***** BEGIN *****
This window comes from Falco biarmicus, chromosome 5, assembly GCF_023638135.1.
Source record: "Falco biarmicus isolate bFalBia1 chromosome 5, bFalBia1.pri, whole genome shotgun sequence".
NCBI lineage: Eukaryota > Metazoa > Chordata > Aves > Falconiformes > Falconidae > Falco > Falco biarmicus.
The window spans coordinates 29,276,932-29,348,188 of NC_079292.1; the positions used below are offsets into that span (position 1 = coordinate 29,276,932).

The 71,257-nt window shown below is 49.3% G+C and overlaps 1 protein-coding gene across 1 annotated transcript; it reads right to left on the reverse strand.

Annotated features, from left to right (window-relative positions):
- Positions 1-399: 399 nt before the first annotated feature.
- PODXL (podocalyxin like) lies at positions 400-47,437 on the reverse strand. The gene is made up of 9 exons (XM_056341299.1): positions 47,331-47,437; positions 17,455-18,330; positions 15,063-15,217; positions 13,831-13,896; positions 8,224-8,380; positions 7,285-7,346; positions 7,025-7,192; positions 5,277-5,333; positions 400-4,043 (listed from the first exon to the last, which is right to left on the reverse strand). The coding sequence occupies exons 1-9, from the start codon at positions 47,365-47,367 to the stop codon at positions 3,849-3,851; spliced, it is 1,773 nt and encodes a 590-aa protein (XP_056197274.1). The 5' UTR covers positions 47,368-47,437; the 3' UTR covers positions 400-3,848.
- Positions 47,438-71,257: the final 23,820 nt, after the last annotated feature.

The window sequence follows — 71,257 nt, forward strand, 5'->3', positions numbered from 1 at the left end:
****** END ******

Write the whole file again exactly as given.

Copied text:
This window comes from Falco biarmicus, chromosome 5, assembly GCF_023638135.1.
Source record: "Falco biarmicus isolate bFalBia1 chromosome 5, bFalBia1.pri, whole genome shotgun sequence".
NCBI lineage: Eukaryota > Metazoa > Chordata > Aves > Falconiformes > Falconidae > Falco > Falco biarmicus.
The window spans coordinates 29,276,932-29,348,188 of NC_079292.1; the positions used below are offsets into that span (position 1 = coordinate 29,276,932).

The 71,257-nt window shown below is 49.3% G+C and overlaps 1 protein-coding gene across 1 annotated transcript; it reads right to left on the reverse strand.

Annotated features, from left to right (window-relative positions):
- Positions 1-399: 399 nt before the first annotated feature.
- PODXL (podocalyxin like) lies at positions 400-47,437 on the reverse strand. The gene is made up of 9 exons (XM_056341299.1): positions 47,331-47,437; positions 17,455-18,330; positions 15,063-15,217; positions 13,831-13,896; positions 8,224-8,380; positions 7,285-7,346; positions 7,025-7,192; positions 5,277-5,333; positions 400-4,043 (listed from the first exon to the last, which is right to left on the reverse strand). The coding sequence occupies exons 1-9, from the start codon at positions 47,365-47,367 to the stop codon at positions 3,849-3,851; spliced, it is 1,773 nt and encodes a 590-aa protein (XP_056197274.1). The 5' UTR covers positions 47,368-47,437; the 3' UTR covers positions 400-3,848.
- Positions 47,438-71,257: the final 23,820 nt, after the last annotated feature.

The window sequence follows — 71,257 nt, forward strand, 5'->3', positions numbered from 1 at the left end: